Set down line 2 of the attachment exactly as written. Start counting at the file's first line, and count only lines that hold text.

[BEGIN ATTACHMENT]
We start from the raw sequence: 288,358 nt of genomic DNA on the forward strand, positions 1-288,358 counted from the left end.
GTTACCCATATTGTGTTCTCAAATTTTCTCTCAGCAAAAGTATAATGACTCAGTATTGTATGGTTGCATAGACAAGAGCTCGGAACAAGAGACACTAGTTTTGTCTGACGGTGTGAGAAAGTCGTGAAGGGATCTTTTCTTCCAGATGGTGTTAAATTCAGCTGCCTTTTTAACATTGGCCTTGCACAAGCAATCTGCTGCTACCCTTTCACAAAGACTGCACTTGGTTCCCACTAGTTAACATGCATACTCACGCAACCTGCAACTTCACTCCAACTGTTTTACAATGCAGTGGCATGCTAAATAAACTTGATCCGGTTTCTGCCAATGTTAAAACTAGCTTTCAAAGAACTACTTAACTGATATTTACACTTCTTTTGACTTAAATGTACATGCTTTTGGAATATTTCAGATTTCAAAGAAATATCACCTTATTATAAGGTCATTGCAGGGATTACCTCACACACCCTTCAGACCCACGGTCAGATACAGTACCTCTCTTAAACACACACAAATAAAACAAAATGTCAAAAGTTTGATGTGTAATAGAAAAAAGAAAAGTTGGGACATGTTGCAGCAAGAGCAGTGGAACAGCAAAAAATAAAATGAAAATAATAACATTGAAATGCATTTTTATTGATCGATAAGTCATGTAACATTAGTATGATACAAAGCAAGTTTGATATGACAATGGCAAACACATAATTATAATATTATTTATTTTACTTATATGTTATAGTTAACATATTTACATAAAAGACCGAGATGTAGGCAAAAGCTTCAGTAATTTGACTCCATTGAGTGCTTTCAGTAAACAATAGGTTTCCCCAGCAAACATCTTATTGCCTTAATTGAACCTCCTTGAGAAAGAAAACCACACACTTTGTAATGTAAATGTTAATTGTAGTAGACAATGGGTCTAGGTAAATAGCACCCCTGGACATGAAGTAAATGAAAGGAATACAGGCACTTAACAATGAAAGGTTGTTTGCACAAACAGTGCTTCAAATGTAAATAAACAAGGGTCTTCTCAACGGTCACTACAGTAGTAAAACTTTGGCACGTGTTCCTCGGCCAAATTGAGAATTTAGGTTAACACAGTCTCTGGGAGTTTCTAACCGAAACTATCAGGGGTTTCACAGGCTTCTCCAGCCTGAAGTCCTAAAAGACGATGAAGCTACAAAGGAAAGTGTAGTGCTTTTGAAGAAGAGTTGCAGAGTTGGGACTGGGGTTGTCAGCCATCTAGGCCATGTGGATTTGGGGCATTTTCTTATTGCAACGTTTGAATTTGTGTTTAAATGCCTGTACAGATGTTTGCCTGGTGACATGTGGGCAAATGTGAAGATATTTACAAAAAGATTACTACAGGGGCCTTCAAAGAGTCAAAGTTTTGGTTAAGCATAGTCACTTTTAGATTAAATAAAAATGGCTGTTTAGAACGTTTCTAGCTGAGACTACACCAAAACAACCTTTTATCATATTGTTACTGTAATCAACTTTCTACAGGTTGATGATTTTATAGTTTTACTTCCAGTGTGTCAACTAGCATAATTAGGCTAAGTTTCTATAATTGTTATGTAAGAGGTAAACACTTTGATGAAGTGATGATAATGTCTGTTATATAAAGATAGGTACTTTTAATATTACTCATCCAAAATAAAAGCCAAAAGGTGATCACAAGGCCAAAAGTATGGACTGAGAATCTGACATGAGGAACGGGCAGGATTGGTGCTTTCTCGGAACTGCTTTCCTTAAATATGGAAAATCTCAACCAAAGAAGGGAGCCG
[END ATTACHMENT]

GTTACCCATATTGTGTTCTCAAATTTTCTCTCAGCAAAAGTATAATGACTCAGTATTGTATGGTTGCATAGACAAGAGCTCGGAACAAGAGACACTAGTTTTGTCTGACGGTGTGAGAAAGTCGTGAAGGGATCTTTTCTTCCAGATGGTGTTAAATTCAGCTGCCTTTTTAACATTGGCCTTGCACAAGCAATCTGCTGCTACCCTTTCACAAAGACTGCACTTGGTTCCCACTAGTTAACATGCATACTCACGCAACCTGCAACTTCACTCCAACTGTTTTACAATGCAGTGGCATGCTAAATAAACTTGATCCGGTTTCTGCCAATGTTAAAACTAGCTTTCAAAGAACTACTTAACTGATATTTACACTTCTTTTGACTTAAATGTACATGCTTTTGGAATATTTCAGATTTCAAAGAAATATCACCTTATTATAAGGTCATTGCAGGGATTACCTCACACACCCTTCAGACCCACGGTCAGATACAGTACCTCTCTTAAACACACACAAATAAAACAAAATGTCAAAAGTTTGATGTGTAATAGAAAAAAGAAAAGTTGGGACATGTTGCAGCAAGAGCAGTGGAACAGCAAAAAATAAAATGAAAATAATAACATTGAAATGCATTTTTATTGATCGATAAGTCATGTAACATTAGTATGATACAAAGCAAGTTTGATATGACAATGGCAAACACATAATTATAATATTATTTATTTTACTTATATGTTATAGTTAACATATTTACATAAAAGACCGAGATGTAGGCAAAAGCTTCAGTAATTTGACTCCATTGAGTGCTTTCAGTAAACAATAGGTTTCCCCAGCAAACATCTTATTGCCTTAATTGAACCTCCTTGAGAAAGAAAACCACACACTTTGTAATGTAAATGTTAATTGTAGTAGACAATGGGTCTAGGTAAATAGCACCCCTGGACATGAAGTAAATGAAAGGAATACAGGCACTTAACAATGAAAGGTTGTTTGCACAAACAGTGCTTCAAATGTAAATAAACAAGGGTCTTCTCAACGGTCACTACAGTAGTAAAACTTTGGCACGTGTTCCTCGGCCAAATTGAGAATTTAGGTTAACACAGTCTCTGGGAGTTTCTAACCGAAACTATCAGGGGTTTCACAGGCTTCTCCAGCCTGAAGTCCTAAAAGACGATGAAGCTACAAAGGAAAGTGTAGTGCTTTTGAAGAAGAGTTGCAGAGTTGGGACTGGGGTTGTCAGCCATCTAGGCCATGTGGATTTGGGGCATTTTCTTATTGCAACGTTTGAATTTGTGTTTAAATGCCTGTACAGATGTTTGCCTGGTGACATGTGGGCAAATGTGAAGATATTTACAAAAAGATTACTACAGGGGCCTTCAAAGAGTCAAAGTTTTGGTTAAGCATAGTCACTTTTAGATTAAATAAAAATGGCTGTTTAGAACGTTTCTAGCTGAGACTACACCAAAACAACCTTTTATCATATTGTTACTGTAATCAACTTTCTACAGGTTGATGATTTTATAGTTTTACTTCCAGTGTGTCAACTAGCATAATTAGGCTAAGTTTCTATAATTGTTATGTAAGAGGTAAACACTTTGATGAAGTGATGATAATGTCTGTTATATAAAGATAGGTACTTTTAATATTACTCATCCAAAATAAAAGCCAAAAGGTGATCACAAGGCCAAAAGTATGGACTGAGAATCTGACATGAGGAACGGGCAGGATTGGTGCTTTCTCGGAACTGCTTTCCTTAAATATGGAAAATCTCAACCAAAGAAGGGAGCCG